To Hans Wetzel,
What a great article you penned! I've often fantasized about opening just such an audio shop with just the kind of gear you propose. I think it might have legs if the shop were oriented toward music and fun and situated in the right place. It needs coffee, too.
Imagine an ad something like this:
Headphone - Computer Sound - Living Room Audio
Affordable audio. Insanely awesome sound.
Bring your tunes and see. We're groovin' right now!
Naturally, the ad needs a huge graphic equating music with cool headphones and a high-tech bookshelf speaker and dancing/fun.
The shop needs big street-facing windows and a hip feel with big music-oriented art on the walls. Music must be playing! Maybe hire some people to dance during high-traffic times to draw attention. Shoot, you could probably stock some current vinyl, too.
Brad, that's not far off what I had in mind, though the dancing . . . may or may not attract the type of clientele a store like this would be catering to! As for the coffee, in an urban setting, the better bet would be to open up next to or down the street from a coffee shop. I know there are tons of people, both students and professional types, who frequent and linger in the coffee shop on the corner of my street, and I can certainly picture folks wandering from there into a hi-fi store on a nice Saturday afternoon. The same could be said for vinyl -- better to leave vinyl sales to a dedicated music shop and focus on doing one thing well. How about near art galleries, though? In Philadelphia, we have free monthly events where people litter the streets, take in all types of art, and drink decent alcohol. Not only is that the type of crowd who might have interest in a nice little stereo system, but you could also partner with local folks for events like this to demo equipment. This is to say nothing of the various types of events an urban store like this could host, with musicians and industry folks making brief presentations that are more approachable and laid back than the stodgy ones we're all used to seeing at local dealers.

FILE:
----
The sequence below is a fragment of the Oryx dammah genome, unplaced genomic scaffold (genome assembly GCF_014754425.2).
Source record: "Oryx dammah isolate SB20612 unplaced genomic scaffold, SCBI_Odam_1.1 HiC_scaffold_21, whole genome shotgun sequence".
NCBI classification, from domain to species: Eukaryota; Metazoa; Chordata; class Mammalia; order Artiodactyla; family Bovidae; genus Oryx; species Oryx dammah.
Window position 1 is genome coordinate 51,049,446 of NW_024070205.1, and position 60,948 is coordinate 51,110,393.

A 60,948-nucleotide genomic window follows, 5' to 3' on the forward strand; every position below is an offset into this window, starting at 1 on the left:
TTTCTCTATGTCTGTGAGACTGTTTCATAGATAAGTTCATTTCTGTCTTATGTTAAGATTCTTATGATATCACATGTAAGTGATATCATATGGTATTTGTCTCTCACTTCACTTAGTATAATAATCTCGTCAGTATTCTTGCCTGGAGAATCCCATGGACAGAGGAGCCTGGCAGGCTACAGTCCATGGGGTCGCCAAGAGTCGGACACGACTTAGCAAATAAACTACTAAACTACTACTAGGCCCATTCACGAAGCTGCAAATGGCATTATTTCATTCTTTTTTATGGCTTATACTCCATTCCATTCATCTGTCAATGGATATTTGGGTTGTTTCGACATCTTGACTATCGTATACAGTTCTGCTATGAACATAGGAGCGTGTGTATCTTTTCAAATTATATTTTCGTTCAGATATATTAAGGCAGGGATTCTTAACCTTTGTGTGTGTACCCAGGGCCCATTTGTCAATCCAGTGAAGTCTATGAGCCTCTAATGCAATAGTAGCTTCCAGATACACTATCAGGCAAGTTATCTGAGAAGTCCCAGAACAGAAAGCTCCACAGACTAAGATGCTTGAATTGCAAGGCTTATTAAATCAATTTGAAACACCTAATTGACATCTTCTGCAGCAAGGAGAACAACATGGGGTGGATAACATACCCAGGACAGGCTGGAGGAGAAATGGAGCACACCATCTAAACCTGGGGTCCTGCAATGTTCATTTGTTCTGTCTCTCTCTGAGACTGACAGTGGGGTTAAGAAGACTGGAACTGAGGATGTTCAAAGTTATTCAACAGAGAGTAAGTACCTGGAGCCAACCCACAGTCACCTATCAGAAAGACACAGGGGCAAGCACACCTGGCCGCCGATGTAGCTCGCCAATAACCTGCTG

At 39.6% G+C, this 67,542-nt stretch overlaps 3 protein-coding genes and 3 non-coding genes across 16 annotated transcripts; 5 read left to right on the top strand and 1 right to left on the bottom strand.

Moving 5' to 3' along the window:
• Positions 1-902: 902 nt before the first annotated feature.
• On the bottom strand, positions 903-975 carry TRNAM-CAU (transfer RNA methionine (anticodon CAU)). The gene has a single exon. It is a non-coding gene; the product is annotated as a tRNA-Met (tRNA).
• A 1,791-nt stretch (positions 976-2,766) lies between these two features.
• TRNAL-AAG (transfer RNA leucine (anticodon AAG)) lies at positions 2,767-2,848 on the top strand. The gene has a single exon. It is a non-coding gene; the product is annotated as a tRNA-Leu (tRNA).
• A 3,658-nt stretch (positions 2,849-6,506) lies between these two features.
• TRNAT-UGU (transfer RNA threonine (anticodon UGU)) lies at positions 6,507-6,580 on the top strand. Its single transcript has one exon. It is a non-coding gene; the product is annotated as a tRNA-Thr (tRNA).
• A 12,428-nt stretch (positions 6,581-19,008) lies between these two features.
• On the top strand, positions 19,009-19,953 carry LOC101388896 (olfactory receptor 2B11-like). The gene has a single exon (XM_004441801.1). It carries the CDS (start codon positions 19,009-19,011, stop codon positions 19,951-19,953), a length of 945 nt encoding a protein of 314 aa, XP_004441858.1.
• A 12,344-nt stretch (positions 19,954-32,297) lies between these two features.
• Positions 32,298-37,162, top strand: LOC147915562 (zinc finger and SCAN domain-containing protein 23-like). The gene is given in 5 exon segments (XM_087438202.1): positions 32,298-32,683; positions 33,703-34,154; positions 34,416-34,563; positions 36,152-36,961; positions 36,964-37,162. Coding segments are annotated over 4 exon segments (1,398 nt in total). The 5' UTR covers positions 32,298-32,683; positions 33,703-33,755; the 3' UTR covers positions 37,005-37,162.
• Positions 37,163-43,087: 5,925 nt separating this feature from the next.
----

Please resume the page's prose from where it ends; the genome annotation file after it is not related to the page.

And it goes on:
Do I think this type of store would "blow up" and become insanely profitable? Nope. But I do think it could be cool and sustainable, and help to spread the good word about high-fidelity sound. As with anything else, however, the key is "location, location, location." . . . Hans Wetzel